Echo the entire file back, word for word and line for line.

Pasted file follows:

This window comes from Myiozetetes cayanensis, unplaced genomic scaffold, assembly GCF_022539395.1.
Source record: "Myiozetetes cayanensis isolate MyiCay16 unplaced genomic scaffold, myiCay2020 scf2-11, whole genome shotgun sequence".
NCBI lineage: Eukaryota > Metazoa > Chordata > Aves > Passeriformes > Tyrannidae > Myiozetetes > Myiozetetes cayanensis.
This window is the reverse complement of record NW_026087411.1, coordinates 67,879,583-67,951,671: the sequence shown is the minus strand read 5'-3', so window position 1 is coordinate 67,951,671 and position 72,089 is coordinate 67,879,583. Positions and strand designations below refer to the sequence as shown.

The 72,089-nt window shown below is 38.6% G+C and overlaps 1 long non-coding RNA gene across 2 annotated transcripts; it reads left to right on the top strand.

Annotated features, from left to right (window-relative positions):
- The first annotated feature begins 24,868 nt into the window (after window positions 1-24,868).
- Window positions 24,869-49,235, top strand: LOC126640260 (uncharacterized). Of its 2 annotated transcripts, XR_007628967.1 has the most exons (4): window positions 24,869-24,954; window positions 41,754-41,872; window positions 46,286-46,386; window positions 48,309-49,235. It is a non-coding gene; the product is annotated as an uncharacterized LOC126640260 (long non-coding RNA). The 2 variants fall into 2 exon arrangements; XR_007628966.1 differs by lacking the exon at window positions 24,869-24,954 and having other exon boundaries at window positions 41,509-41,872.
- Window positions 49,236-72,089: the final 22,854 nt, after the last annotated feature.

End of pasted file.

This window comes from Myiozetetes cayanensis, unplaced genomic scaffold, assembly GCF_022539395.1.
Source record: "Myiozetetes cayanensis isolate MyiCay16 unplaced genomic scaffold, myiCay2020 scf2-11, whole genome shotgun sequence".
NCBI lineage: Eukaryota > Metazoa > Chordata > Aves > Passeriformes > Tyrannidae > Myiozetetes > Myiozetetes cayanensis.
This window is the reverse complement of record NW_026087411.1, coordinates 67,879,583-67,951,671: the sequence shown is the minus strand read 5'-3', so window position 1 is coordinate 67,951,671 and position 72,089 is coordinate 67,879,583. Positions and strand designations below refer to the sequence as shown.

The 72,089-nt window shown below is 38.6% G+C and overlaps 1 long non-coding RNA gene across 2 annotated transcripts; it reads left to right on the top strand.

Annotated features, from left to right (window-relative positions):
- The first annotated feature begins 24,868 nt into the window (after window positions 1-24,868).
- Window positions 24,869-49,235, top strand: LOC126640260 (uncharacterized). Of its 2 annotated transcripts, XR_007628967.1 has the most exons (4): window positions 24,869-24,954; window positions 41,754-41,872; window positions 46,286-46,386; window positions 48,309-49,235. It is a non-coding gene; the product is annotated as an uncharacterized LOC126640260 (long non-coding RNA). The 2 variants fall into 2 exon arrangements; XR_007628966.1 differs by lacking the exon at window positions 24,869-24,954 and having other exon boundaries at window positions 41,509-41,872.
- Window positions 49,236-72,089: the final 22,854 nt, after the last annotated feature.